ROCHESTER, N.Y. (WROC) — Two peregrine falcons have made their new homes in Rochester, according to The two unbanded birds — meaning that they are not actively tracked — were named Nova and Neander by over 500 community votes. They have even laid eggs; a clutch of four.

RFalconcam is a site that documents two peregrine falcon nests that sit atop the Times Square Building in downtown Rochester. The Genesee Valley Audubon Society runs the camera, which they say helps their conservation efforts.

“(It’s) is the local chapter of the National Audubon Society, which is a environmental conservation organization that works to save habitat for birds and people too,” said June Summers, who has worked for the organization for 30 years.

The 24/7 livestreaming cameras used to be on top of the Kodak Tower. According to their website, the first nest went up on the iconic building in 1995. It eventually moved to the Times Square Building in 2008.

RFalconCam is meticulous about documenting their history, too. They have a blow by blow list of every update, move, and even track the named falcons that come, go, born, and raised here. But the livestreaming camera gives a special look into this special bird.

“We wanted to keep the cameras going so people could watch the falcons raise their young,” Summers said.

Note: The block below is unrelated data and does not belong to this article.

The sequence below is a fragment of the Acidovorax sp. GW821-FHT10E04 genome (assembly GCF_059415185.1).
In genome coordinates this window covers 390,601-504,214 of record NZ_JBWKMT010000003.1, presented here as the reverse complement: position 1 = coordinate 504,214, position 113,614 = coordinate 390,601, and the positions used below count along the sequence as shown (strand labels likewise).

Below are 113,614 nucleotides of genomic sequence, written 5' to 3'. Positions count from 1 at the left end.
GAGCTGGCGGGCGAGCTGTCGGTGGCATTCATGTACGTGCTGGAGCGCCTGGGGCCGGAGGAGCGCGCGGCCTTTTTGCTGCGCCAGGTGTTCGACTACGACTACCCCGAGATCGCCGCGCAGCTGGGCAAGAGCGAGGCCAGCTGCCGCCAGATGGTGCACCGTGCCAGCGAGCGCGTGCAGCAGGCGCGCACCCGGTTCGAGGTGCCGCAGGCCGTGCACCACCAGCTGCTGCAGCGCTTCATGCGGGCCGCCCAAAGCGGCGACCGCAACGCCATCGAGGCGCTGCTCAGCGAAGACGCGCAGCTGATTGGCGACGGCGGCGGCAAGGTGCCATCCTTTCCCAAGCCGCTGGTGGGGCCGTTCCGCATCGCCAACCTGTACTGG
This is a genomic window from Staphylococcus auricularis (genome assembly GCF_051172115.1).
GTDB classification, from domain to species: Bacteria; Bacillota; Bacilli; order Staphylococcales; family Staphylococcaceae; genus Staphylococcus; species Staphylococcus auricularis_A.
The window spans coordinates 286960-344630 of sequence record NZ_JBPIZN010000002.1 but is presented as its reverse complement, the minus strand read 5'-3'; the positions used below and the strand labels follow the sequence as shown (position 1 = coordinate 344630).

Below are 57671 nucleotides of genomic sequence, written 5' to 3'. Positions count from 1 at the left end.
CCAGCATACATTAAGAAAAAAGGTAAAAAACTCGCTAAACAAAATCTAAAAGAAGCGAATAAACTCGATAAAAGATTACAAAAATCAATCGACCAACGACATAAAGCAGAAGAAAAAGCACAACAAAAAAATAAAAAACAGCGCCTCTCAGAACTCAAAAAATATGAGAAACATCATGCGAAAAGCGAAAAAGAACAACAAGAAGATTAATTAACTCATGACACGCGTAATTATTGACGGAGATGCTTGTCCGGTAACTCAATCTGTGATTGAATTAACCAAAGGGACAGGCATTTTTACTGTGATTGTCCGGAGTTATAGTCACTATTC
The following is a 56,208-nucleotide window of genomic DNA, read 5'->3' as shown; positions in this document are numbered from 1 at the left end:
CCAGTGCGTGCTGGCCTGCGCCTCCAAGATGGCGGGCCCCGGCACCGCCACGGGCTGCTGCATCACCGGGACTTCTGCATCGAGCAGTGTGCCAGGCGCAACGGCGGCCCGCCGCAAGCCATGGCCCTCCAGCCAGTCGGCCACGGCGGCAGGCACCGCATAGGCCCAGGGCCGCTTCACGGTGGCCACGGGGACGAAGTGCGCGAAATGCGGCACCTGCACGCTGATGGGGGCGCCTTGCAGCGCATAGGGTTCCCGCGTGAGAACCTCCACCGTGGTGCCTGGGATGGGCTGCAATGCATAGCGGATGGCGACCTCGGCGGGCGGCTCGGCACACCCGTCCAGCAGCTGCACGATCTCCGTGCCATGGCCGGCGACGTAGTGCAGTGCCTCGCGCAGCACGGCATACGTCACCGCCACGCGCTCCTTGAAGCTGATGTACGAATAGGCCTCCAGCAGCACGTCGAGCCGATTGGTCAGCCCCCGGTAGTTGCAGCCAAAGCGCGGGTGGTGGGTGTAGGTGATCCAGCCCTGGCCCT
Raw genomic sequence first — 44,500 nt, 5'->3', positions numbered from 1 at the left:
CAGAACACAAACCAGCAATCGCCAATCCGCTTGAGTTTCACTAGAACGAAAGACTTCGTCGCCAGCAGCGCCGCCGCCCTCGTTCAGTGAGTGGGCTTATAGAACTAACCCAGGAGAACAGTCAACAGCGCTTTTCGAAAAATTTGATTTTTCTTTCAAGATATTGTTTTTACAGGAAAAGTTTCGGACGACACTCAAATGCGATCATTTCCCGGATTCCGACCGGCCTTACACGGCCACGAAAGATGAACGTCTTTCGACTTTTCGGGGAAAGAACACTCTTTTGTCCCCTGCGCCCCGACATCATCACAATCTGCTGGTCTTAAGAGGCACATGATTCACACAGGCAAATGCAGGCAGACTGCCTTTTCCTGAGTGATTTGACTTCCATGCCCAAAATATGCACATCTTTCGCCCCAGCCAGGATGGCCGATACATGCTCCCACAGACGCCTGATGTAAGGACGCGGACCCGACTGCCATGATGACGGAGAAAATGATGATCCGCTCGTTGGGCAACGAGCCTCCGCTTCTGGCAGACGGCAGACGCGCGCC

The peregrine falcon is the fastest animal on earth. It can reach 200 miles an hour as it dives to catch its prey. This formidable fowl was became an endangered species in our area due the use of the pesticide DDT in the 1970s. Summers says the bird was nearly wiped out.

But the success of RFalconcam and The Genesee Valley Audubon Society mirrors the national push to help save the raptor. The peregrine falcon is no longer endangered. In fact, since it relies on diving to catch its prey, scientists say it’s one of the best examples of urban adaptation, as the falcons can start their dives from high buildings. They can help control native populations of pigeons and starlings in cities like Rochester.

Summers says that the camera aids in their conservancy efforts, by helping everyday people connect the bird helps us connect with the families there; by showing us the circle of life…

“We think its an important lesson in how these birds live. Each of these birds is an individual, and we’ve learned so much from each of the birds,” Summer said. “It’s so raw… Peregrines eat birds. They kill them on the wing and they eat them.”

And despite the moves the falcon camera nests, the effort has increased the falcon population 12 young falcons released in 1994 — when Kodak initially started the project — to 78 falcons raised in Rochester.